Traditionally, as in AV, twenty‐one of the NT documents have been entitled ‘epistles’, though modern translations prefer ‘letters’. The sense in which they are letters has been much discussed. For generations, they were regarded primarily as doctrinal and ethical treatises, setting out permanent guidelines for the Church down the ages, to which were added opening salutations and closing greetings; though of course it was recognized that they were sent to particular Churches or groups of Churches and read out to the assemblies.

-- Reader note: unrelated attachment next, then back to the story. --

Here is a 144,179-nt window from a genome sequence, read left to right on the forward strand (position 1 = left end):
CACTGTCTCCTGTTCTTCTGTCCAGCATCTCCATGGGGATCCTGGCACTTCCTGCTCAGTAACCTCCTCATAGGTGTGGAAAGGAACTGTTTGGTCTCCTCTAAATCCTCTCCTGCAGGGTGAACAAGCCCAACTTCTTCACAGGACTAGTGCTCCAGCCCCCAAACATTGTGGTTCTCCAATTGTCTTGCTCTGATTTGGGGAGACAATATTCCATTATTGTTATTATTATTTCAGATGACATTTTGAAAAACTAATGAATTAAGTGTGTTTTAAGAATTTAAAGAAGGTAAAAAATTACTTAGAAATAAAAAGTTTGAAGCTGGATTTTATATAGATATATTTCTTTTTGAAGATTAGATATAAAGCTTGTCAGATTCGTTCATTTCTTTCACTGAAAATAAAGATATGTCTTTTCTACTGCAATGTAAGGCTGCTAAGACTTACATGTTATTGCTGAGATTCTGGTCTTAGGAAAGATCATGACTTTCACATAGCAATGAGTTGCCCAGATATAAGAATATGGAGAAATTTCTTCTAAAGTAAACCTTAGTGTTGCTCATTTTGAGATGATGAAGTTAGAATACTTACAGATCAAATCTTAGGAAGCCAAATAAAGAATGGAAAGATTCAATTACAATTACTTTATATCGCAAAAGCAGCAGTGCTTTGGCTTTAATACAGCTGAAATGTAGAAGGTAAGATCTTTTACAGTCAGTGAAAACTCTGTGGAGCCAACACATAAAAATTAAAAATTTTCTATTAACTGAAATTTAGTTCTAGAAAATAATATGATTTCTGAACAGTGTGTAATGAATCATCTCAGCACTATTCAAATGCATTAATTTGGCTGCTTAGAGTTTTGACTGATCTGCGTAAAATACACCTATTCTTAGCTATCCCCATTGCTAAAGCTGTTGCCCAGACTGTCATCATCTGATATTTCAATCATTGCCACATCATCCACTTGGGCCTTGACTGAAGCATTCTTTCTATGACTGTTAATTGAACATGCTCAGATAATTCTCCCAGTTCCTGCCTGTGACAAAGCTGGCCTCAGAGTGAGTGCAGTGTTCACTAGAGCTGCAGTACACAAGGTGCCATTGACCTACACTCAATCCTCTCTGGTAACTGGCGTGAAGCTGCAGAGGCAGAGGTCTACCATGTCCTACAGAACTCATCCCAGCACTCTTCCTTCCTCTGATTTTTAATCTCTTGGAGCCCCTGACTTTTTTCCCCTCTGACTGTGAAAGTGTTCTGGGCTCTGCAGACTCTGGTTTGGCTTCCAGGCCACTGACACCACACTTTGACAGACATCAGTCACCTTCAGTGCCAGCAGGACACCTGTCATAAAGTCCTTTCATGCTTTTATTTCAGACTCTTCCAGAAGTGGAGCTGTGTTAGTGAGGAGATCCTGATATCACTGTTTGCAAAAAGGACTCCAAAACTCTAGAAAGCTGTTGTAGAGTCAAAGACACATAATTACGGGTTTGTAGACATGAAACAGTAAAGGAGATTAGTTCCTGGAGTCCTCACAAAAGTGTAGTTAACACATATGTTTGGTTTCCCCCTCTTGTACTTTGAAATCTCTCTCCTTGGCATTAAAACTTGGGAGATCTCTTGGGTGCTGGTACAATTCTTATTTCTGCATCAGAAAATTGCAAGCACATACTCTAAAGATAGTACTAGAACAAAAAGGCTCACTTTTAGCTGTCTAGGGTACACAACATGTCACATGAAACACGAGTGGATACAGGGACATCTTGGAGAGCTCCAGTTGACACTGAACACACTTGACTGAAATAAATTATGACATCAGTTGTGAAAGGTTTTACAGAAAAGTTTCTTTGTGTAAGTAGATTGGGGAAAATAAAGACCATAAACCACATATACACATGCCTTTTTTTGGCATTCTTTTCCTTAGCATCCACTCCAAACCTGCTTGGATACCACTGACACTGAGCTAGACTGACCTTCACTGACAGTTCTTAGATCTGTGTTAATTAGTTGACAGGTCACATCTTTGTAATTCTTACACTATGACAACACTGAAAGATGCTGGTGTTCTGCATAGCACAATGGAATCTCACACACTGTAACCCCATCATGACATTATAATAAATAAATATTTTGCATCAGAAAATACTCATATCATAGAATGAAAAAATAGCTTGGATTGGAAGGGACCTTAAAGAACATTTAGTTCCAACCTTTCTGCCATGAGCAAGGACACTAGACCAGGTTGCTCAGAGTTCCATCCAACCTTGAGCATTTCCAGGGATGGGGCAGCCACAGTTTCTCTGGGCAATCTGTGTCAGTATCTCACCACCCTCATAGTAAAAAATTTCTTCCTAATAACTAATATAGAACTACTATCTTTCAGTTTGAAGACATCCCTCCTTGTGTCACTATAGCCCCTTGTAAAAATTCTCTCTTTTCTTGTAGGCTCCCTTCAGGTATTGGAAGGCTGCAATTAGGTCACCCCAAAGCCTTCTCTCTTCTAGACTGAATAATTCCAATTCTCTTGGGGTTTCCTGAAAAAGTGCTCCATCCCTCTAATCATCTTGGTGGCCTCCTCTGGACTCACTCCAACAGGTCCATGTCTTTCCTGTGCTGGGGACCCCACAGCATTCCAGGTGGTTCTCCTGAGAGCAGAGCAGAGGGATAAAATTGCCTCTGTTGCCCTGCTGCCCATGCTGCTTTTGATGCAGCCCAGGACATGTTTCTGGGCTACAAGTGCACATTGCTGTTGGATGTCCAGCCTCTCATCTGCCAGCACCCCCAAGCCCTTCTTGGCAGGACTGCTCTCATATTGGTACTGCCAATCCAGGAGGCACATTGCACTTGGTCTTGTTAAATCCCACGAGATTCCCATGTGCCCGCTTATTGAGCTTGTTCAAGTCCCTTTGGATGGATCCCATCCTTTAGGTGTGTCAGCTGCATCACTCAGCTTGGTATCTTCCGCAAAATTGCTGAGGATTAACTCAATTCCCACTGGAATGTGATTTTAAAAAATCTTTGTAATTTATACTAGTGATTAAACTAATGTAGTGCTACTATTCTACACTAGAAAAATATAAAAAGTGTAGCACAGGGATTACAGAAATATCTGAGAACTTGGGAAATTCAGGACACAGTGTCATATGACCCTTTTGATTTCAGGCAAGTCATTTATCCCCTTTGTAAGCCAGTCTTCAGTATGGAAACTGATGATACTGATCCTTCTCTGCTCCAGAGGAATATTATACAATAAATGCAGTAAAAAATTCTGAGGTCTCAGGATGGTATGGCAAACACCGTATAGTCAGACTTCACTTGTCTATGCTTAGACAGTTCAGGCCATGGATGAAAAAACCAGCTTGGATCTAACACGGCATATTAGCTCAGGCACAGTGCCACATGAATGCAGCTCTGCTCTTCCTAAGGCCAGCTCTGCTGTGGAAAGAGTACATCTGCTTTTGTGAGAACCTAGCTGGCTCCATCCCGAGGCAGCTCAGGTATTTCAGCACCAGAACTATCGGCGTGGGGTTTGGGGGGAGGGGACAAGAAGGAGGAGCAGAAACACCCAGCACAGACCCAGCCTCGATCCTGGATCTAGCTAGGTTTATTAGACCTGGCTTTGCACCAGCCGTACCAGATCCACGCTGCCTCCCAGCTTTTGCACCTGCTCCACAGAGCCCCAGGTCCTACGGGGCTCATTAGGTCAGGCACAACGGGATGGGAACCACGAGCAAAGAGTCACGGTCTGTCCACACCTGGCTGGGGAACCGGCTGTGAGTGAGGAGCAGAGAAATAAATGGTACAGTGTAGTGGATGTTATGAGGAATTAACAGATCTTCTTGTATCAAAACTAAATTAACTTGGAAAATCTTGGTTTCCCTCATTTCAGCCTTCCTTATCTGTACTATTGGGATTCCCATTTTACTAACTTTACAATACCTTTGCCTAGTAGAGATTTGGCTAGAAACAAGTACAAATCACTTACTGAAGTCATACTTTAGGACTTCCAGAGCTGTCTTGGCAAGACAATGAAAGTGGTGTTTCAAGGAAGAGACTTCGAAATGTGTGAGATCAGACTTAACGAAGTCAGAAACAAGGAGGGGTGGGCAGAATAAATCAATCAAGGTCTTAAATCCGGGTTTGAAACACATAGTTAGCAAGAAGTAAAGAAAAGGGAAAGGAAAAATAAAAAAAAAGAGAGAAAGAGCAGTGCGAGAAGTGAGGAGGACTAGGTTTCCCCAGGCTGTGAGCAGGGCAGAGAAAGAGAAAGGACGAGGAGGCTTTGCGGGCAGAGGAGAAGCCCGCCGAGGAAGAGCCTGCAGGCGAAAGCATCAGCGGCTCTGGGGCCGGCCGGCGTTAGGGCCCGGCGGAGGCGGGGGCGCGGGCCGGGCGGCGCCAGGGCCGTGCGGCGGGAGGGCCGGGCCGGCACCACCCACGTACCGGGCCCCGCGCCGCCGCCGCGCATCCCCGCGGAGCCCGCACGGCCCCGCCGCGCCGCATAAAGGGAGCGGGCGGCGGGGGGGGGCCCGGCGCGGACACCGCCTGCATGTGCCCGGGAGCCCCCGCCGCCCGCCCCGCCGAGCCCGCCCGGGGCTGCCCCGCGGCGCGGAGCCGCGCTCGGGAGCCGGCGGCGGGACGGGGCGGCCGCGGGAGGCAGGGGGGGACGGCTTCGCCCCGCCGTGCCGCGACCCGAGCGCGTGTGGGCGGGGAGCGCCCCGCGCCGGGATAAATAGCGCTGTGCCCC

In the 20th cent. the tendency was to emphasize their status as typical letters not unlike others written in the Graeco‐Roman world e.g. by Plato or the Cynics. Some of the Greek words are those found among the papyri discovered in Egypt and therefore with meanings of the 1st cent. rather than of classical Greek of 5th‐cent. BCE Athens. The papyri were for the most part trivial everyday letters and business communications but they have indicated that the epistles of Paul were genuine letters, though others, such as that to the Hebrews, were of a literary rather than ‘occasional’ character. However, even the ‘occasional’ letters of Paul have been shown to conform to some extent to the types and styles of letters of this period, as convention dictated. There was no model in the OT or in Judaism for the NT collections of letters.